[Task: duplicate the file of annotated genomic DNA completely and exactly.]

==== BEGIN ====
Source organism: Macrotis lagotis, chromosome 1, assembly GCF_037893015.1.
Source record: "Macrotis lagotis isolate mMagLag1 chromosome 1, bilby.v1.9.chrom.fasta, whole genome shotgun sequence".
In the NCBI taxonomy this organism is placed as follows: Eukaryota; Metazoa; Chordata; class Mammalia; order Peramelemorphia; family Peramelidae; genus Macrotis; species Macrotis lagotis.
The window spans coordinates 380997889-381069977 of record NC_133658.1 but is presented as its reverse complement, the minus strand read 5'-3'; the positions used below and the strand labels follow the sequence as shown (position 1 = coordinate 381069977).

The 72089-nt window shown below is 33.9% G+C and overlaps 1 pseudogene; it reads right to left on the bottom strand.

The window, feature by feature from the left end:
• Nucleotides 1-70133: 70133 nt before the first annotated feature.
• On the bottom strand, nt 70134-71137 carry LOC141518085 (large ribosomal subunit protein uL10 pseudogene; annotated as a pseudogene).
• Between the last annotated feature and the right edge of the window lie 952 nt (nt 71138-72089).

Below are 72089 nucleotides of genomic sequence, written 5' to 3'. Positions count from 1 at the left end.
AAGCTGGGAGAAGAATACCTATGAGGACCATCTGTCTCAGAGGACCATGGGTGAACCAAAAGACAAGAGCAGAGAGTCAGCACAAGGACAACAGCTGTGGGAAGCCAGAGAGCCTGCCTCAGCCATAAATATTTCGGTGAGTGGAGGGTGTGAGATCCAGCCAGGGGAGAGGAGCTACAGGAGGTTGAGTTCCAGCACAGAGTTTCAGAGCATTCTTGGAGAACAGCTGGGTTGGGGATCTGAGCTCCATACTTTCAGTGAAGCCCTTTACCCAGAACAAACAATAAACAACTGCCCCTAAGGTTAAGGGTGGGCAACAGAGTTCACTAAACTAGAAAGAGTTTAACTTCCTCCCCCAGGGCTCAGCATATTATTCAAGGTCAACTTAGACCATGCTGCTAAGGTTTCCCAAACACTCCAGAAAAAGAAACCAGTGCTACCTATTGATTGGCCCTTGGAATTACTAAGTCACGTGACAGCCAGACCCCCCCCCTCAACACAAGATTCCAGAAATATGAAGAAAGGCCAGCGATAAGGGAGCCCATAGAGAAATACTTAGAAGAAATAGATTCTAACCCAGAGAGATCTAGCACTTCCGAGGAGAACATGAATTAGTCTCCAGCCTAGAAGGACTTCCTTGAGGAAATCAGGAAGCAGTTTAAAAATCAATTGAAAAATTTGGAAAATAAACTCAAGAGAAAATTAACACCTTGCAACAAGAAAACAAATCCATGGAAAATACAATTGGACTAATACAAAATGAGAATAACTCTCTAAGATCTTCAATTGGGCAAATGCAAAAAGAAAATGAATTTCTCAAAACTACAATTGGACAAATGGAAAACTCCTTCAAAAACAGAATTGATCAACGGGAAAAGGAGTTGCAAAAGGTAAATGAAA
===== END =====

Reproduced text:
Source organism: Macrotis lagotis, chromosome 1, assembly GCF_037893015.1.
Source record: "Macrotis lagotis isolate mMagLag1 chromosome 1, bilby.v1.9.chrom.fasta, whole genome shotgun sequence".
In the NCBI taxonomy this organism is placed as follows: Eukaryota; Metazoa; Chordata; class Mammalia; order Peramelemorphia; family Peramelidae; genus Macrotis; species Macrotis lagotis.
The window spans coordinates 380997889-381069977 of record NC_133658.1 but is presented as its reverse complement, the minus strand read 5'-3'; the positions used below and the strand labels follow the sequence as shown (position 1 = coordinate 381069977).

The 72089-nt window shown below is 33.9% G+C and overlaps 1 pseudogene; it reads right to left on the bottom strand.

The window, feature by feature from the left end:
• Nucleotides 1-70133: 70133 nt before the first annotated feature.
• On the bottom strand, nt 70134-71137 carry LOC141518085 (large ribosomal subunit protein uL10 pseudogene; annotated as a pseudogene).
• Between the last annotated feature and the right edge of the window lie 952 nt (nt 71138-72089).

Below are 72089 nucleotides of genomic sequence, written 5' to 3'. Positions count from 1 at the left end.
AAGCTGGGAGAAGAATACCTATGAGGACCATCTGTCTCAGAGGACCATGGGTGAACCAAAAGACAAGAGCAGAGAGTCAGCACAAGGACAACAGCTGTGGGAAGCCAGAGAGCCTGCCTCAGCCATAAATATTTCGGTGAGTGGAGGGTGTGAGATCCAGCCAGGGGAGAGGAGCTACAGGAGGTTGAGTTCCAGCACAGAGTTTCAGAGCATTCTTGGAGAACAGCTGGGTTGGGGATCTGAGCTCCATACTTTCAGTGAAGCCCTTTACCCAGAACAAACAATAAACAACTGCCCCTAAGGTTAAGGGTGGGCAACAGAGTTCACTAAACTAGAAAGAGTTTAACTTCCTCCCCCAGGGCTCAGCATATTATTCAAGGTCAACTTAGACCATGCTGCTAAGGTTTCCCAAACACTCCAGAAAAAGAAACCAGTGCTACCTATTGATTGGCCCTTGGAATTACTAAGTCACGTGACAGCCAGACCCCCCCCCTCAACACAAGATTCCAGAAATATGAAGAAAGGCCAGCGATAAGGGAGCCCATAGAGAAATACTTAGAAGAAATAGATTCTAACCCAGAGAGATCTAGCACTTCCGAGGAGAACATGAATTAGTCTCCAGCCTAGAAGGACTTCCTTGAGGAAATCAGGAAGCAGTTTAAAAATCAATTGAAAAATTTGGAAAATAAACTCAAGAGAAAATTAACACCTTGCAACAAGAAAACAAATCCATGGAAAATACAATTGGACTAATACAAAATGAGAATAACTCTCTAAGATCTTCAATTGGGCAAATGCAAAAAGAAAATGAATTTCTCAAAACTACAATTGGACAAATGGAAAACTCCTTCAAAAACAGAATTGATCAACGGGAAAAGGAGTTGCAAAAGGTAAATGAAA